Throughout the election campaign I always had it in mind that we could be doing it all again very soon. The polls pointed to a hung parliament with the Conservatives taking the most seats and I thought, if that were the result, that David Cameron would form a minority government, write a Queens’ speech and then call another election for October.
It was my intention to run again in this second election – if selected by my local party. In a way I was looking forward to another campaign, mostly because we wouldn’t be burdened by the council elections taking place at the same time – and hence we would be free to campaign around other areas of the constituency that we didn’t get to – especially on the Isle of Sheppey.
I had all sorts of thoughts for things we could do differently – more canvassing, more telephone canvassing, an earlier Freepost leaflet (if possible), more on-line work, different high street stalls. The main drawback would be that, after fighting a general election, we don’t have any cash – a problem that the other two major parties would not have, of course.
To our surprise, though, we have a Con-Lib Dem coalition government which must have a good chance of surviving for a full five year term. So there are two questions. Where now for the Sittingbourne and Sheppey Liberal Democrats? And where now for Keith Nevols?
The answer to the first is that we have two aims – one to build the local party up, the other to work towards the 2011 Council elections.
I am getting back to people who contacted me during the campaign with the intention of enrolling more members and supporters. We lost two members who disagreed with the coalition but on the other hand have recruited many more and, as I type, continuing to do so. I am now the membership secretary so I can concentrate on this and involving our members and supporters – as well as organising drives to add to our numbers.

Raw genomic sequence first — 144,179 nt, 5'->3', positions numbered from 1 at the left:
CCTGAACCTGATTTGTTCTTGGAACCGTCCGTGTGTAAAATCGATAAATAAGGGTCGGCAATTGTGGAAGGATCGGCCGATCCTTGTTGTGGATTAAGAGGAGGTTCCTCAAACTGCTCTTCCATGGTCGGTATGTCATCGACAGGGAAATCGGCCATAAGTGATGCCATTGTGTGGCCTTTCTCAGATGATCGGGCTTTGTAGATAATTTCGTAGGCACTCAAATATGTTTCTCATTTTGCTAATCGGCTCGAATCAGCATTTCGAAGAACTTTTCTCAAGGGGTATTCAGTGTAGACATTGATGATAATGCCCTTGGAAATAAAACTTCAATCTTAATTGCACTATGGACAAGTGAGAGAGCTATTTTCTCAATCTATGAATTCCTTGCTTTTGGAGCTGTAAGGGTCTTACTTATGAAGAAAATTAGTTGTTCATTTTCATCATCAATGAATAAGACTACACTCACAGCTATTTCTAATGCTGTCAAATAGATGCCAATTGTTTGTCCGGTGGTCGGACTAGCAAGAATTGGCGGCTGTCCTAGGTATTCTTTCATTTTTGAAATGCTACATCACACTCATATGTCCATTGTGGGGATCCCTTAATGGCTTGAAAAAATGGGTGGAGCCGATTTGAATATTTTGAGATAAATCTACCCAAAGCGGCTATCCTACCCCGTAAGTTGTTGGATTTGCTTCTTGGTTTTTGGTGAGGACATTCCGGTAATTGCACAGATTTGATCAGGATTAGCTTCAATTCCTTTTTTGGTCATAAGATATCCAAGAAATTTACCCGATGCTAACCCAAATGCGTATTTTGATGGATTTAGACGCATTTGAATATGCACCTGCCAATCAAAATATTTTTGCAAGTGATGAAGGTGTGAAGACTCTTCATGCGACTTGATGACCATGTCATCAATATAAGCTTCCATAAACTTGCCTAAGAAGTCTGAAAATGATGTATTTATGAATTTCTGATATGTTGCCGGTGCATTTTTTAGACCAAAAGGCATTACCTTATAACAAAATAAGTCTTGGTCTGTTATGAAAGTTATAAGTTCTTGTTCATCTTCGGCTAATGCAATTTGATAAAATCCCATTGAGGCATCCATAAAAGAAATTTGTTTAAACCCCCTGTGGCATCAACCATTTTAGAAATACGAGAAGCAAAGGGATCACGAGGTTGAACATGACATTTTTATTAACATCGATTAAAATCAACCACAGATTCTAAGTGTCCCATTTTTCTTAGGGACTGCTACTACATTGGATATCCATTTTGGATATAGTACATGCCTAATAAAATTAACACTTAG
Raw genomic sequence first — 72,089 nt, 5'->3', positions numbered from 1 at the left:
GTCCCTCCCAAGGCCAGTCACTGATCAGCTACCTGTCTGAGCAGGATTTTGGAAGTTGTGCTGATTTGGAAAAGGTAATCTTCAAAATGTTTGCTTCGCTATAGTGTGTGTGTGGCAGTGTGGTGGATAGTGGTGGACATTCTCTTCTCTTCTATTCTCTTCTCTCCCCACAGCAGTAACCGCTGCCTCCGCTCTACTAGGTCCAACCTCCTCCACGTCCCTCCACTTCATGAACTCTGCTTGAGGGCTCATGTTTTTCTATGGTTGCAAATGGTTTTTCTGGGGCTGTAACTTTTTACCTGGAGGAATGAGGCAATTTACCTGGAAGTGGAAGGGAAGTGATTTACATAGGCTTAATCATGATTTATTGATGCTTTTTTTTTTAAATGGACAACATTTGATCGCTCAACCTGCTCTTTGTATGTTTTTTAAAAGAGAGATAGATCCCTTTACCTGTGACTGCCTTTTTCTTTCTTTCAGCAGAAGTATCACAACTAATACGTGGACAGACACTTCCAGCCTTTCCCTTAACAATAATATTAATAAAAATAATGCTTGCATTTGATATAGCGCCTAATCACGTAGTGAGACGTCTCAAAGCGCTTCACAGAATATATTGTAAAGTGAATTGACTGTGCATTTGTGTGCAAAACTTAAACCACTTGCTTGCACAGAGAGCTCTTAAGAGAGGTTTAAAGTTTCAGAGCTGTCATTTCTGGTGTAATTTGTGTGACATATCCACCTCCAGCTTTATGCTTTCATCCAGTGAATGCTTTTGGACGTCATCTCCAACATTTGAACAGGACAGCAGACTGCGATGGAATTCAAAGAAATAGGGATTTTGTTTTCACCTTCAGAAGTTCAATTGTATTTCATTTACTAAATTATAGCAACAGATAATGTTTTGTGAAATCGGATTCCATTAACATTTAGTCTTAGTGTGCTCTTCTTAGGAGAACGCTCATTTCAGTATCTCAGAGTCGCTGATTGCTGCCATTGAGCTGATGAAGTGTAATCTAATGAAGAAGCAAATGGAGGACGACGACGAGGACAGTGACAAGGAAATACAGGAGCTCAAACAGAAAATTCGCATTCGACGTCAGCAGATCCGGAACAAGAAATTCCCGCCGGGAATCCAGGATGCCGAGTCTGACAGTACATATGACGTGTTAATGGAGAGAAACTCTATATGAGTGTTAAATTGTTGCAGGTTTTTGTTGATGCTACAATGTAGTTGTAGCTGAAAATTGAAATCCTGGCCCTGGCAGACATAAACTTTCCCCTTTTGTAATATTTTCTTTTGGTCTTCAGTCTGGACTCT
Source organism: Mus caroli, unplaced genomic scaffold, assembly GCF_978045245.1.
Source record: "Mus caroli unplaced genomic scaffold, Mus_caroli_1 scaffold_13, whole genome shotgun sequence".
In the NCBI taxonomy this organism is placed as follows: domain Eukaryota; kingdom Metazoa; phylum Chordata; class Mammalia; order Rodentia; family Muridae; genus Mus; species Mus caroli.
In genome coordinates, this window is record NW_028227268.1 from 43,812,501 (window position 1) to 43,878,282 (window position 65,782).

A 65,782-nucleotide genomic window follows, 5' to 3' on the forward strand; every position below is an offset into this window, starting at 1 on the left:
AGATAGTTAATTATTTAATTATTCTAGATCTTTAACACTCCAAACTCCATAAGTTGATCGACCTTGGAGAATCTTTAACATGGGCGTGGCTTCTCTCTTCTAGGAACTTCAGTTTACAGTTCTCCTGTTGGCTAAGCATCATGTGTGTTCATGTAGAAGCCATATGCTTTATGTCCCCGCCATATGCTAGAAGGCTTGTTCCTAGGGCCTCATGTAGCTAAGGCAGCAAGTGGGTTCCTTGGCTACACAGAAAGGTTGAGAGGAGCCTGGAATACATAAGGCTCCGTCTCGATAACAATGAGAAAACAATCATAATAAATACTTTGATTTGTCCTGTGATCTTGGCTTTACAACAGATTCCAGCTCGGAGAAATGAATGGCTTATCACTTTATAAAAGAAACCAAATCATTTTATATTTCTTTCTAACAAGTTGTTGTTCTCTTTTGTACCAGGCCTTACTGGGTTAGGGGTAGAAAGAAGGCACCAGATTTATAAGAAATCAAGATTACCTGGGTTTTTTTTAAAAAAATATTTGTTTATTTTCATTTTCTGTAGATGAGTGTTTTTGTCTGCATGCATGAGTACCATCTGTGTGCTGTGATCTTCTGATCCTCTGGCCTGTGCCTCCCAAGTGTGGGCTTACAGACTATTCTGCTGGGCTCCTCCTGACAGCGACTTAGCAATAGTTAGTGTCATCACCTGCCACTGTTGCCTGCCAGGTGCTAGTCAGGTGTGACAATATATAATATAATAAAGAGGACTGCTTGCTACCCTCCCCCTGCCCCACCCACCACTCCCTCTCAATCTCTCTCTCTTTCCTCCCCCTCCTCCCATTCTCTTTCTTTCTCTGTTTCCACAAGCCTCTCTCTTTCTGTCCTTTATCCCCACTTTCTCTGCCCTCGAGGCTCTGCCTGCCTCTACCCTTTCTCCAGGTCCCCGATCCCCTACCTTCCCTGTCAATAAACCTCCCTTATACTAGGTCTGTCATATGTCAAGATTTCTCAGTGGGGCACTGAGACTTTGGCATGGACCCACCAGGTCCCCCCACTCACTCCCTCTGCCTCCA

The 2011 Swale council elections are ‘all-outs.’ Instead of elected in ‘thirds’ as in previous years, every one of the Council’s 47 seats is up for election – and then there will be no more for four years.
Now of course we won’t be able to contest all 47 – we could only do 13 this year – so it will be a case of working out a strategy, selecting target wards, and finding good candidates. That is our immediate aim. Hopefully if the first objective of building up the party continues to be met, then so can the second objective of putting more Liberal Democrats into Swale’s council chamber.
Where now for me? It is clear that Sittingbourne and Sheppey are unlikely to have a Liberal Democrat MP for a while. The seat will be Conservative for some time. And there has been no Liberal MP in Kent since 1929. Even a strong campaign like Peter Carroll’s, of Gurkha fame, in Maidstone and the Weald still fell some way short.
So for parliamentary ambitions I will have to look elsewhere. And it will be a couple of years or so before local parties start looking for candidates so it will be a case of keeping an ear to the ground.
It is an end to the general election story of 2010 and back to the local story for the months ahead. In Sittingbourne and Sheppey, the fight for liberal democratic values goes on.